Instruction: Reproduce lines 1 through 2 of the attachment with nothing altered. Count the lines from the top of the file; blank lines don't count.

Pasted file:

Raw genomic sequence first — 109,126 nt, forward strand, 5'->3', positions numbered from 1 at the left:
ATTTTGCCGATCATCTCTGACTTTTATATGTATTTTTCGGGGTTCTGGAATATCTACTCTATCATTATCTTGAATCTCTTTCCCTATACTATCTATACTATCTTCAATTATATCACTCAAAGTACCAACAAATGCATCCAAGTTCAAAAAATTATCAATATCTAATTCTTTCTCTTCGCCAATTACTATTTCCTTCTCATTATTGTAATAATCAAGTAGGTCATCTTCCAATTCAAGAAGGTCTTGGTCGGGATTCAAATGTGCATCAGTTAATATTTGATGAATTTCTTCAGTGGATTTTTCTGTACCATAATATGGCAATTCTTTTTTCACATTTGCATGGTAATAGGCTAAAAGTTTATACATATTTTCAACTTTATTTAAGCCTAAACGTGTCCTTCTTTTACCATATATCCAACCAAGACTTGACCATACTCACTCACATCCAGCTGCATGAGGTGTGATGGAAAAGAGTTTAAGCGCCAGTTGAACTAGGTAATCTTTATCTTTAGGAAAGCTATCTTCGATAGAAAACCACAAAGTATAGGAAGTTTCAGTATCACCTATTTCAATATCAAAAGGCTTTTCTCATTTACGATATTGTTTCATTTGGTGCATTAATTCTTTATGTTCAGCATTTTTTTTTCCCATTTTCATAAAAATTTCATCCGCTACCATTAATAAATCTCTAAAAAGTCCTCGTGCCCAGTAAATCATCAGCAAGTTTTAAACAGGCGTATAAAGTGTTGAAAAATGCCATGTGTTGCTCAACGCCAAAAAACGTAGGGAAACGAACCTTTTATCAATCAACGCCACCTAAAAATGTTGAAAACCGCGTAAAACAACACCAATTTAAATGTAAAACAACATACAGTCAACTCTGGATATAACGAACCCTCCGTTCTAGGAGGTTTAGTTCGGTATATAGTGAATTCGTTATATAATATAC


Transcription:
Raw genomic sequence first — 109,126 nt, forward strand, 5'->3', positions numbered from 1 at the left:
ATTTTGCCGATCATCTCTGACTTTTATATGTATTTTTCGGGGTTCTGGAATATCTACTCTATCATTATCTTGAATCTCTTTCCCTATACTATCTATACTATCTTCAATTATATCACTCAAAGTACCAACAAATGCATCCAAGTTCAAAAAATTATCAATATCTAATTCTTTCTCTTCGCCAATTACTATTTCCTTCTCATTATTGTAATAATCAAGTAGGTCATCTTCCAATTCAAGAAGGTCTTGGTCGGGATTCAAATGTGCATCAGTTAATATTTGATGAATTTCTTCAGTGGATTTTTCTGTACCATAATATGGCAATTCTTTTTTCACATTTGCATGGTAATAGGCTAAAAGTTTATACATATTTTCAACTTTATTTAAGCCTAAACGTGTCCTTCTTTTACCATATATCCAACCAAGACTTGACCATACTCACTCACATCCAGCTGCATGAGGTGTGATGGAAAAGAGTTTAAGCGCCAGTTGAACTAGGTAATCTTTATCTTTAGGAAAGCTATCTTCGATAGAAAACCACAAAGTATAGGAAGTTTCAGTATCACCTATTTCAATATCAAAAGGCTTTTCTCATTTACGATATTGTTTCATTTGGTGCATTAATTCTTTATGTTCAGCATTTTTTTTTCCCATTTTCATAAAAATTTCATCCGCTACCATTAATAAATCTCTAAAAAGTCCTCGTGCCCAGTAAATCATCAGCAAGTTTTAAACAGGCGTATAAAGTGTTGAAAAATGCCATGTGTTGCTCAACGCCAAAAAACGTAGGGAAACGAACCTTTTATCAATCAACGCCACCTAAAAATGTTGAAAACCGCGTAAAACAACACCAATTTAAATGTAAAACAACATACAGTCAACTCTGGATATAACGAACCCTCCGTTCTAGGAGGTTTAGTTCGGTATATAGTGAATTCGTTATATAATATAC